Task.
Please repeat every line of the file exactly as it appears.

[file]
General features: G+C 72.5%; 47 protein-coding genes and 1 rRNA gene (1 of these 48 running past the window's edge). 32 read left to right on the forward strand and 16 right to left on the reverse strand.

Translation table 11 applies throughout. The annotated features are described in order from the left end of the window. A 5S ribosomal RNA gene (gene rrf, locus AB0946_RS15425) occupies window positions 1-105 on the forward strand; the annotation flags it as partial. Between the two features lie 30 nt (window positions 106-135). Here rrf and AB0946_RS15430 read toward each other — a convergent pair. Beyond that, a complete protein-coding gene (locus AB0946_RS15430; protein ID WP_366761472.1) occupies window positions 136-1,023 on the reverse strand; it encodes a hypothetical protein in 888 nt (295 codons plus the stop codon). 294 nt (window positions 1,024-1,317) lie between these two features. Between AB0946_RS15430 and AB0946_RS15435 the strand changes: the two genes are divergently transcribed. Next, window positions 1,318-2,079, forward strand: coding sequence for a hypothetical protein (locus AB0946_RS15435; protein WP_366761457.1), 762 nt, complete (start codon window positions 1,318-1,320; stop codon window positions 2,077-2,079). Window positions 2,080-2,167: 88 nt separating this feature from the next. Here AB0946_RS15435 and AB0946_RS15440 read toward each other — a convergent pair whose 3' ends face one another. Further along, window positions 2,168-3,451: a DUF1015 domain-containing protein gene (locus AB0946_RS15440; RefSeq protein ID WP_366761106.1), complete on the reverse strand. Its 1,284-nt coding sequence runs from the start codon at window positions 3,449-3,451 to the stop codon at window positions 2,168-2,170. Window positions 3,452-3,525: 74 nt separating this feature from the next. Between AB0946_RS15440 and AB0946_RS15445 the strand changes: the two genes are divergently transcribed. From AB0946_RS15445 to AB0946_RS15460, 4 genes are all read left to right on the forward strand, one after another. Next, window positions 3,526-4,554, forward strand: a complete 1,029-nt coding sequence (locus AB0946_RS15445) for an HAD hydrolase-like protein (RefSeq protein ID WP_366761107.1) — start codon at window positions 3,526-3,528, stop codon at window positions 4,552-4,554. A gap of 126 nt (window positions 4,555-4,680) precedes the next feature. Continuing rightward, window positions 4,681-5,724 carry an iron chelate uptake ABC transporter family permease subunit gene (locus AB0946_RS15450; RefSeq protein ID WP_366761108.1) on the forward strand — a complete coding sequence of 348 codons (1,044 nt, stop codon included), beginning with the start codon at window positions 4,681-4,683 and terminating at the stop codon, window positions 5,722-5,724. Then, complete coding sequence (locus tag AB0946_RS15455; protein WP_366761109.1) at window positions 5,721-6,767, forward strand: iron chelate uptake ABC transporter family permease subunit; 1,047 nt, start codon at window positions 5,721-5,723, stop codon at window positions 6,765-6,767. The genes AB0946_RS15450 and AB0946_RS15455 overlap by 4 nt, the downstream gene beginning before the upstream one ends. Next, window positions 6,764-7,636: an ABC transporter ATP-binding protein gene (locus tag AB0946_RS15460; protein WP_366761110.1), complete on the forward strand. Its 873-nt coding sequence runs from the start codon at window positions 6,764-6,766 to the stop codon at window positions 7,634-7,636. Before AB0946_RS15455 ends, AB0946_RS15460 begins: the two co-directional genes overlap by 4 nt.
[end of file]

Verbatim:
General features: G+C 72.5%; 47 protein-coding genes and 1 rRNA gene (1 of these 48 running past the window's edge). 32 read left to right on the forward strand and 16 right to left on the reverse strand.

Translation table 11 applies throughout. The annotated features are described in order from the left end of the window. A 5S ribosomal RNA gene (gene rrf, locus AB0946_RS15425) occupies window positions 1-105 on the forward strand; the annotation flags it as partial. Between the two features lie 30 nt (window positions 106-135). Here rrf and AB0946_RS15430 read toward each other — a convergent pair. Beyond that, a complete protein-coding gene (locus AB0946_RS15430; protein ID WP_366761472.1) occupies window positions 136-1,023 on the reverse strand; it encodes a hypothetical protein in 888 nt (295 codons plus the stop codon). 294 nt (window positions 1,024-1,317) lie between these two features. Between AB0946_RS15430 and AB0946_RS15435 the strand changes: the two genes are divergently transcribed. Next, window positions 1,318-2,079, forward strand: coding sequence for a hypothetical protein (locus AB0946_RS15435; protein WP_366761457.1), 762 nt, complete (start codon window positions 1,318-1,320; stop codon window positions 2,077-2,079). Window positions 2,080-2,167: 88 nt separating this feature from the next. Here AB0946_RS15435 and AB0946_RS15440 read toward each other — a convergent pair whose 3' ends face one another. Further along, window positions 2,168-3,451: a DUF1015 domain-containing protein gene (locus AB0946_RS15440; RefSeq protein ID WP_366761106.1), complete on the reverse strand. Its 1,284-nt coding sequence runs from the start codon at window positions 3,449-3,451 to the stop codon at window positions 2,168-2,170. Window positions 3,452-3,525: 74 nt separating this feature from the next. Between AB0946_RS15440 and AB0946_RS15445 the strand changes: the two genes are divergently transcribed. From AB0946_RS15445 to AB0946_RS15460, 4 genes are all read left to right on the forward strand, one after another. Next, window positions 3,526-4,554, forward strand: a complete 1,029-nt coding sequence (locus AB0946_RS15445) for an HAD hydrolase-like protein (RefSeq protein ID WP_366761107.1) — start codon at window positions 3,526-3,528, stop codon at window positions 4,552-4,554. A gap of 126 nt (window positions 4,555-4,680) precedes the next feature. Continuing rightward, window positions 4,681-5,724 carry an iron chelate uptake ABC transporter family permease subunit gene (locus AB0946_RS15450; RefSeq protein ID WP_366761108.1) on the forward strand — a complete coding sequence of 348 codons (1,044 nt, stop codon included), beginning with the start codon at window positions 4,681-4,683 and terminating at the stop codon, window positions 5,722-5,724. Then, complete coding sequence (locus tag AB0946_RS15455; protein WP_366761109.1) at window positions 5,721-6,767, forward strand: iron chelate uptake ABC transporter family permease subunit; 1,047 nt, start codon at window positions 5,721-5,723, stop codon at window positions 6,765-6,767. The genes AB0946_RS15450 and AB0946_RS15455 overlap by 4 nt, the downstream gene beginning before the upstream one ends. Next, window positions 6,764-7,636: an ABC transporter ATP-binding protein gene (locus tag AB0946_RS15460; protein WP_366761110.1), complete on the forward strand. Its 873-nt coding sequence runs from the start codon at window positions 6,764-6,766 to the stop codon at window positions 7,634-7,636. Before AB0946_RS15455 ends, AB0946_RS15460 begins: the two co-directional genes overlap by 4 nt.